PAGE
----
Bayern Munich CEO Karl-Heinz Rumenigge spoke Wednesday with Sport Bild (via ESPN FC) about the overall transfer market, and his take on Neymar’s blockbuster move to Paris Saint-Germain. Regarding the Neymar transfer, Rumenigge said: “During the course of his transfer, I asked myself what would be more important: Neymar or the Allianz Arena? Bearing in mind Neymar's transfer was even more expensive, I have to say that we prefer the Allianz Arena. It's more important to us.”
Comparing Neymar’s transfer to the construction of Allianz Arena is not as crazy as it sounds as Business Insider reported that Neymar will end up costing PSG somewhere around $528 million including the transfer fee and his reported $53 million annual contract. The construction costs of Allianz Arena, which Bayern paid in full in 2014, came out to somewhere around $400 million.
Despite breaking the Bundesliga-record transfer fee with the acquisition of French midfielder Corentin Tolisso from Lyon earlier this summer, Rumenigge said that Bayern were not prepared to pay the transfer fees required to sign a player of Neymar’s stature.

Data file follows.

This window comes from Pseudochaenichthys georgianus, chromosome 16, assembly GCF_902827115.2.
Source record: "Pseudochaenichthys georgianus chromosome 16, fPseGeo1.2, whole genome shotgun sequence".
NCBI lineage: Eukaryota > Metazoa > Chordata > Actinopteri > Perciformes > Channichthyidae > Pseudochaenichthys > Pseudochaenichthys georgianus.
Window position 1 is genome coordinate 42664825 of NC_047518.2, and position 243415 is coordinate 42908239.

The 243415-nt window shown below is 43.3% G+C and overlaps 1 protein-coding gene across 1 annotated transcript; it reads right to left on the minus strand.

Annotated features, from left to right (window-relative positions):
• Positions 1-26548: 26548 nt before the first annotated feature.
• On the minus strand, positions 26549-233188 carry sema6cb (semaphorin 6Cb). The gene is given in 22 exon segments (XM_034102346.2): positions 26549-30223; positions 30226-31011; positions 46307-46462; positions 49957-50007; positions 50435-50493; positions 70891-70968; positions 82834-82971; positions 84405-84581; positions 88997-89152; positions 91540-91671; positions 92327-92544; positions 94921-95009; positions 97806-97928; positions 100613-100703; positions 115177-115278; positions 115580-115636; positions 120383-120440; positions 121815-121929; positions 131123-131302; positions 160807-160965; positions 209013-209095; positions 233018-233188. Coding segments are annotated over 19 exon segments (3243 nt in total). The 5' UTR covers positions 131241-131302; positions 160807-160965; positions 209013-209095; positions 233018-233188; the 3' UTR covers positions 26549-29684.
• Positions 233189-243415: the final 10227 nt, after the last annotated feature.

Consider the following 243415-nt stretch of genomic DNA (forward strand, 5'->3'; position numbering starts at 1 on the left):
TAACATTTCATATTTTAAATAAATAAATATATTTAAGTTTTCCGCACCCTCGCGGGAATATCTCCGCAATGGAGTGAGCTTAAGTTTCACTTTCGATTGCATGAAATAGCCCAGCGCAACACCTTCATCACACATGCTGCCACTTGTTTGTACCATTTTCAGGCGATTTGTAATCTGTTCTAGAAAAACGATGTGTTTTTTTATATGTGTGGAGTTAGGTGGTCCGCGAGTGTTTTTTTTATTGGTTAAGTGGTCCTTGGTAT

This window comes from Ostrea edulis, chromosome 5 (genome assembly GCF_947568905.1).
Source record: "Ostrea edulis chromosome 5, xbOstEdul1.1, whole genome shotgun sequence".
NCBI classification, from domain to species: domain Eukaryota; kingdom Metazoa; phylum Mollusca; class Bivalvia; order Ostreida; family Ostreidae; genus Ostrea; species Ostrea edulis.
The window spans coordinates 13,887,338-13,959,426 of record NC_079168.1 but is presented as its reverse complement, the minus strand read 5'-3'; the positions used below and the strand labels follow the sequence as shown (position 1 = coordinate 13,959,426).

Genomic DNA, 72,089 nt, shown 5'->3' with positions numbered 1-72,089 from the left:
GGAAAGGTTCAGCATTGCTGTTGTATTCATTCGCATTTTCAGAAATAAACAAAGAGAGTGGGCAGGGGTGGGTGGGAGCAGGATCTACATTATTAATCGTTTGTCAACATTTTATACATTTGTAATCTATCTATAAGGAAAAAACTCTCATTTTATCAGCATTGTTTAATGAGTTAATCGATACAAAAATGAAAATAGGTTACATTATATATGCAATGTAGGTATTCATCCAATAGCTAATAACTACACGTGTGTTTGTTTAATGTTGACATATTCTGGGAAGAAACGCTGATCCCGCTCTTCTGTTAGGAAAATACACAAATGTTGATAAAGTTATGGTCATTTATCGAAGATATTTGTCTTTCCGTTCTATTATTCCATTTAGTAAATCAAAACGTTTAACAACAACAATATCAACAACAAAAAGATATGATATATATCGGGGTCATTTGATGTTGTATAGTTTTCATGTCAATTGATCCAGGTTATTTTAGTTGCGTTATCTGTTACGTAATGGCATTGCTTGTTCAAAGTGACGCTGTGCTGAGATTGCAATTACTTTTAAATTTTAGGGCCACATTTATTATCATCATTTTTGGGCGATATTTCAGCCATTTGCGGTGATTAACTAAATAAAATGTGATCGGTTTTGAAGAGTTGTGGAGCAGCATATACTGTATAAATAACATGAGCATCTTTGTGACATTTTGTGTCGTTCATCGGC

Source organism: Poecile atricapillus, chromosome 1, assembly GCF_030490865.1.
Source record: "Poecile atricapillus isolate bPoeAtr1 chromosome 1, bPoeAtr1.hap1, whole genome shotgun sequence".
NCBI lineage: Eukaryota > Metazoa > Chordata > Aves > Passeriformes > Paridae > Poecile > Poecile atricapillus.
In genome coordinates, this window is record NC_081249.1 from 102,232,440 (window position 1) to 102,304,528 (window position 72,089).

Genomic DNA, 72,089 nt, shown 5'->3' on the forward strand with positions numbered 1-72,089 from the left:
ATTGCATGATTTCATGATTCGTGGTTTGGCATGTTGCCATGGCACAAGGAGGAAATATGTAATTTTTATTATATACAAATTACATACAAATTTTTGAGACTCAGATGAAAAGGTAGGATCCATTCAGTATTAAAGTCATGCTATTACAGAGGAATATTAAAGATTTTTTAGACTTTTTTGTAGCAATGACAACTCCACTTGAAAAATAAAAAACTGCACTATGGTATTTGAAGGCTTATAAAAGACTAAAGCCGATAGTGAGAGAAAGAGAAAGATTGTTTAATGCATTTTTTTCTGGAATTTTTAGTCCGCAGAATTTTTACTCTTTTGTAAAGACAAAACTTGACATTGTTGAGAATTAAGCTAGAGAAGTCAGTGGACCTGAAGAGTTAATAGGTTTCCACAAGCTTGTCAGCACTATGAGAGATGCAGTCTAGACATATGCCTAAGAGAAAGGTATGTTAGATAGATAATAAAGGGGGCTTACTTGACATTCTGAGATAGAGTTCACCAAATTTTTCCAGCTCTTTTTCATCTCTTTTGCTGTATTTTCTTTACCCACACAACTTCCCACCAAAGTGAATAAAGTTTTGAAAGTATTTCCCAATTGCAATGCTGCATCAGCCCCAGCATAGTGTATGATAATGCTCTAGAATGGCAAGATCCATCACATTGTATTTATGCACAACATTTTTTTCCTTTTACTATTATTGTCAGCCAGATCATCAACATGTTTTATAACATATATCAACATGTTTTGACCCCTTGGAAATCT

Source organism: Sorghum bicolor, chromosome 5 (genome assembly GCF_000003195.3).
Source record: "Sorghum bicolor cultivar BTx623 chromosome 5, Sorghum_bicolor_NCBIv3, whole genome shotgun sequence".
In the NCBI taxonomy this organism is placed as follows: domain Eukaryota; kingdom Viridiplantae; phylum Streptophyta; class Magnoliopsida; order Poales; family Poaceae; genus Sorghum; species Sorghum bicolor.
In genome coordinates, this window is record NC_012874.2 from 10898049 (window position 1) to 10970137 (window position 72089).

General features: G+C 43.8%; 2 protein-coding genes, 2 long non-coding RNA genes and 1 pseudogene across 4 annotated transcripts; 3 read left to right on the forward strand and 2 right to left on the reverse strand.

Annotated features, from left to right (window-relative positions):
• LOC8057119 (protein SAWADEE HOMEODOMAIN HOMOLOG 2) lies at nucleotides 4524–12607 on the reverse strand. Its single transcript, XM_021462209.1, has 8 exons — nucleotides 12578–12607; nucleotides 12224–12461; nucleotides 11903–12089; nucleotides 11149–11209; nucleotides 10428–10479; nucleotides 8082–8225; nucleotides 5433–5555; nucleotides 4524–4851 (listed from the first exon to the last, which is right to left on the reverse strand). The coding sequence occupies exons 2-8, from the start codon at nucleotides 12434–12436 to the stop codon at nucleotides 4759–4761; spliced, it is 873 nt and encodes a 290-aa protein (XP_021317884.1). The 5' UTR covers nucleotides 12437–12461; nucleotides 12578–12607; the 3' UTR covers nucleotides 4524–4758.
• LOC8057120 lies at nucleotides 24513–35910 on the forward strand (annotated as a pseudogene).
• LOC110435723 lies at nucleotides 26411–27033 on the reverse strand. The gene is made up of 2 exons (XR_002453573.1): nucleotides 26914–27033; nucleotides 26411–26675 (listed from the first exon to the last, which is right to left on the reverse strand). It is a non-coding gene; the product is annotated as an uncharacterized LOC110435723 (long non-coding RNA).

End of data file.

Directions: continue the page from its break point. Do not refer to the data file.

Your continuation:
“We are not willing to do this and are unable to do this,” Rumenigge said. “Moreover, that is OK -- the public and our fans believe this is the right way, I think. Bayern must use a different philosophy.”
Rumenigge also hit out at European politicians for a perceived lack of support in creating rules to limit the spending of European clubs: “Before FFP was introduced in 2011, I went to the EU Commission in Brussels several times with then UEFA president Michel Platini. A salary cap in European football was our aim -- which was always rejected. I ask myself why, before 2011, politicians failed to support the collective wish of UEFA and the clubs."
The Bayern CEO called for “more rationality” going forward and possibly the creation of rules that would seek to cap transfer fees.
"We have to discuss this within football, between FIFA, UEFA, the ECA, leagues and player association FIFPro,” Rumenigge said. “Everyone should sit around a table -- that is my suggestion. In that way, we could attain more rational regulations in football as a whole. Otherwise, the general public no longer understands and fans are alienated."